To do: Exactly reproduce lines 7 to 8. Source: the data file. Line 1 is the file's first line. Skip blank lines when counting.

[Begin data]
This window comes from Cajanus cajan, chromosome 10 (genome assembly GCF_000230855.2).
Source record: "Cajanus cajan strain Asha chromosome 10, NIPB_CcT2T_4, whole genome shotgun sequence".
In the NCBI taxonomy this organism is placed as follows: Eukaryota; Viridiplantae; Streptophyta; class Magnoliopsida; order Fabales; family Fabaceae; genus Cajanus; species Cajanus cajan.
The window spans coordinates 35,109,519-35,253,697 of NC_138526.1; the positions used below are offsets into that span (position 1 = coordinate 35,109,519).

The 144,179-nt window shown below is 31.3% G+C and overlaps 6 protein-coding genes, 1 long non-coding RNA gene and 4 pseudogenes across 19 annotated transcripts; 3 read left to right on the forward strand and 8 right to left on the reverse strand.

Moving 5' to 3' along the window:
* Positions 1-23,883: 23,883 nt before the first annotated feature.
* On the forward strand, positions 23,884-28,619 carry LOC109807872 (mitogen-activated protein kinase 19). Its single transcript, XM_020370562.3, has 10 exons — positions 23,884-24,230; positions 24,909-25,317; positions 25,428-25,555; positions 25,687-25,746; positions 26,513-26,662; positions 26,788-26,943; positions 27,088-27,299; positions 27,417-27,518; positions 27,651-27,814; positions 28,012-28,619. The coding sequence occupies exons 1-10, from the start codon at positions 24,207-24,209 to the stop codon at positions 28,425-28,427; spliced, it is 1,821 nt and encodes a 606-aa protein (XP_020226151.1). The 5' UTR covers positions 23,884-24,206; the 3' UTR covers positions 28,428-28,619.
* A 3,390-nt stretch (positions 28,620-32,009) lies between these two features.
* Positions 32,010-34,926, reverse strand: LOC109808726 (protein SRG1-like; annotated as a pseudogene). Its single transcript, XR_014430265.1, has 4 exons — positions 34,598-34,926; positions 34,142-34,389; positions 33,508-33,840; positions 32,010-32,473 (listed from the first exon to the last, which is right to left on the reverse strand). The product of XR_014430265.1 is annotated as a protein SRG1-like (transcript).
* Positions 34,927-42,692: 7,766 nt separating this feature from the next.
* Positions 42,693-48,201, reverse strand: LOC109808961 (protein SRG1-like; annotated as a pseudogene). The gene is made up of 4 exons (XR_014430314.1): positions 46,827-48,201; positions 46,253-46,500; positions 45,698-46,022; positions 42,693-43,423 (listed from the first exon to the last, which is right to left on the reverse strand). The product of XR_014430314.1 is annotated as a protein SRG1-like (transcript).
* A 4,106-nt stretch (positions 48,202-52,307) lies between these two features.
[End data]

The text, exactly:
* Positions 1-23,883: 23,883 nt before the first annotated feature.
* On the forward strand, positions 23,884-28,619 carry LOC109807872 (mitogen-activated protein kinase 19). Its single transcript, XM_020370562.3, has 10 exons — positions 23,884-24,230; positions 24,909-25,317; positions 25,428-25,555; positions 25,687-25,746; positions 26,513-26,662; positions 26,788-26,943; positions 27,088-27,299; positions 27,417-27,518; positions 27,651-27,814; positions 28,012-28,619. The coding sequence occupies exons 1-10, from the start codon at positions 24,207-24,209 to the stop codon at positions 28,425-28,427; spliced, it is 1,821 nt and encodes a 606-aa protein (XP_020226151.1). The 5' UTR covers positions 23,884-24,206; the 3' UTR covers positions 28,428-28,619.